Finland’s winter activities are many and marvellous, and most can be done from near ski resorts. They require little prior experience; if you can drive a car, then you can drive a snowmobile. Similarly, if you can walk, then you can snowshoe. Cross country skiing takes a little bit more technique; if one of you is a novice skier, travelling with a seasoned downhill fiend, then it might be satisfying to watch them try (and fail at) Nordic skiing for a day once your lift passes have run out.

Responsible downhill skiing in Finland

The skiing industry in Europe and North America has faced criticism for being highly unsustainable. In 2023, 90 percent of Italy’s ski runs were using fake snow – a huge waste of water and energy.

North Finland, being very snow sure, has fewer problems. Saariselkä Ski Resort, for instance, tries to use snow fences as much as possible instead of snow machines. Snow fences don’t use any energy – they are simply nets which slow down the wind, forcing it to drop any snow it’s carrying, meaning that snow stays on the slopes for longer. However, Saariselkä does have snow machines too – as do most resorts in Europe.

The Saariselkä resort is Green Key certified – meaning it’s been approved by Finland’s world-leading sustainability accreditation system. The resort is starting to use fossil-free energy. Its nearest airport, Ivalo, claims to be carbon neutral. Nearby hotels use renewable energy.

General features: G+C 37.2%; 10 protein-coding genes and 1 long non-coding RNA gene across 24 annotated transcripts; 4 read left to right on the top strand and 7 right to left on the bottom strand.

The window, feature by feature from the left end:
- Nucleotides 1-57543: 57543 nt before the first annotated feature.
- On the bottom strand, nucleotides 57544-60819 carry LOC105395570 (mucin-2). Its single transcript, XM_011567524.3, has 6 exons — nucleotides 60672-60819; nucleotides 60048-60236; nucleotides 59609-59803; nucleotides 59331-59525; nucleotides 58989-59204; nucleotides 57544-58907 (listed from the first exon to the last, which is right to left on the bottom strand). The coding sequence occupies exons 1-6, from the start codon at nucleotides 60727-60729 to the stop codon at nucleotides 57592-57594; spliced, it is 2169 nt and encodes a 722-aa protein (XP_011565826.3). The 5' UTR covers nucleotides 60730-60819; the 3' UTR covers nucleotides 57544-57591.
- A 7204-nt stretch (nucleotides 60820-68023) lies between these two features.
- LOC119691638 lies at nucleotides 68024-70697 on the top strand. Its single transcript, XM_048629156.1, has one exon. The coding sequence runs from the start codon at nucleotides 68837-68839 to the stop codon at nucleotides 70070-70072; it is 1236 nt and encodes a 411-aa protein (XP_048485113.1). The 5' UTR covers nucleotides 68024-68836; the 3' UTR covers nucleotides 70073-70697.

Guests are encouraged to walk from their hotel to the ski resort – which takes around 50 minutes. It’s representative of the relaxed pace of a skiing holiday here, that it involves walking, snowmobiles, toboggans – activities beyond simply wearing out the lift seats on countless carousels of the slopes.

In 2019, Saariselkä opened summer bike trails over its ski area to encourage more year-round travel, keeping lifts open for sightseers too. By prolonging the season, the area doesn’t rely so much on one specific period. The earlier season, before the snow, can still be a beautiful time of year to visit Lapland and see the Northern Lights .

Around Christmas and New Year, there’s a programme of festivities on the ski slopes – including a lantern parade. For the parade, skiers take to the slope en masse bearing lanterns. As they traverse the slope, they create a human-powered dancing light show for the spectators in the town below – one that rivals the aurora above.

In summary…

Finland’s ski resorts are gentle and quiet and perfect for beginners. There’s probably a couple of days’ worth of skiing in Saariselkä. The season runs from early December into April, and it’s one of the most snow-sure places to ski in Europe. The best trips combine skiing with other winter activities, such as tobogganing and snow shoeing. In many Lapland ski resorts, you have a good chance of seeing the Northern Lights at night.
Written by Eloise Barker
Photo credits: [Page banner: Timo Newton-Syms] [Intro: Activities Abroad] [Why go skiing in Finland? : Ilya Shishikhin] [Northern Lights: Egor Vikhrev] [When can you ski in Finland: Ilya Shishikhin]